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Providing evidence to improve practice

Individual study: Effects of prescribed spring/summer burning and cattle grazing on wintering sparrows in grasslands in Santa Cruz and Pima Counties, Arizona, USA

Published source details

Gordon C.E. (2000) Fire and cattle grazing on wintering sparrows in Arizona grasslands. Journal of Range Management, 53, 384-389


This study is summarised as evidence for the intervention(s) shown on the right. The icon shows which synopsis it is relevant to.

Employ grazing in natural grasslands Bird Conservation

A paired site comparison in 1997-1999 at the Audubon Research Ranch and Davis Pasture in Arizona, USA (Gordon 2000), found no consistent effects of grazing grasslands on Ammodramus sparrow species. Baird’s sparrows A. bairdii were more abundant on the grazed than ungrazed area in 1997 (1.3 vs. 0.5 captures/plot/day) but did not differ significantly thereafter (0.4-1.9 vs. 0.8-1.3). Grasshopper sparrows A..savannarum were more abundant on the grazed area in 1997 (4.7 vs. 0.44), but more abundant on the ungrazed area in 1998 and 1999 (1.3-4.8 vs. 3.2-15.0). The Audubon Research Ranch (3,160 ha) was ungrazed by livestock since 1968, the Davis Pasture (1,501 ha) had moderate grazing pressure (645-1,387 animal unit months/year).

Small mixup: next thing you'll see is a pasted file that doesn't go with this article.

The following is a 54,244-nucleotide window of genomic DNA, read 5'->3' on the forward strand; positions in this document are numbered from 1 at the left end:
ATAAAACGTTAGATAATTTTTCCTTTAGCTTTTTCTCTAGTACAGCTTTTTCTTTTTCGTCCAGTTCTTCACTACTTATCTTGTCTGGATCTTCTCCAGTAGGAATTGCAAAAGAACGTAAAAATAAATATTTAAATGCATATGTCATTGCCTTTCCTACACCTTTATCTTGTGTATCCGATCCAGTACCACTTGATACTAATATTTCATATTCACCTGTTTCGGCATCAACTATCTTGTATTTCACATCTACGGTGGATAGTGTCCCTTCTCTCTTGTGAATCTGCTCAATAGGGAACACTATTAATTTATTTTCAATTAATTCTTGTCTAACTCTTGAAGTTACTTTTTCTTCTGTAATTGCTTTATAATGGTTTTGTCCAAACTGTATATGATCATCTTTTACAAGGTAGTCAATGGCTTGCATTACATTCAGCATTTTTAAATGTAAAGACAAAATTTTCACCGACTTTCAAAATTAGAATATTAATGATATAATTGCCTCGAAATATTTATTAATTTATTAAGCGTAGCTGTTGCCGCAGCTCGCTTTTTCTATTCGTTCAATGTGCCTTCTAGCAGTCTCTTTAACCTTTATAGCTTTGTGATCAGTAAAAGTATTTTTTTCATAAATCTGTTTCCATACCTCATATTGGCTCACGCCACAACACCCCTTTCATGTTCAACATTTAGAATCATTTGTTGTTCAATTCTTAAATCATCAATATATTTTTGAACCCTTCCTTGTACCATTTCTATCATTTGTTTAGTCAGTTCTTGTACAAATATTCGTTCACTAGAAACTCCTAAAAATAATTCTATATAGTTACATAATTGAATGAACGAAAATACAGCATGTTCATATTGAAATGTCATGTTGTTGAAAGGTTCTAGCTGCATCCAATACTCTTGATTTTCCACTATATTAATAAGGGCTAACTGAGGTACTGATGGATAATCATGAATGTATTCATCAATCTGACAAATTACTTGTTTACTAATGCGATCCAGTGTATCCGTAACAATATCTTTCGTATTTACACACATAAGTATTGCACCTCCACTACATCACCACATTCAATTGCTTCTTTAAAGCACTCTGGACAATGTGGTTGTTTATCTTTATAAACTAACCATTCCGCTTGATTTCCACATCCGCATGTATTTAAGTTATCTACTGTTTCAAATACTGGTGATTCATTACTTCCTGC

Use prescribed burning on grasslands Bird Conservation

A replicated, controlled before-and-after study in 1997-1999 in six semi-desert grassland plots at Buenos Aires National Wildlife Refuge, Arizona, USA (Gorden 2000), found that the population responses of five wintering sparrow species to a prescribed spring burn varied between species. Over the three years, vesper Pocecetes gramineus and savannah Passerculus sandwichensis sparrow populations increased in three burned plots, whilst Cassin's sparrow Aimophila cassinii populations decreased. Grasshopper sparrow A. savannarum increased up to two years post-burn. Baird's sparrow Ammodramus bairdii had consistently low abundance (<0.7/plot).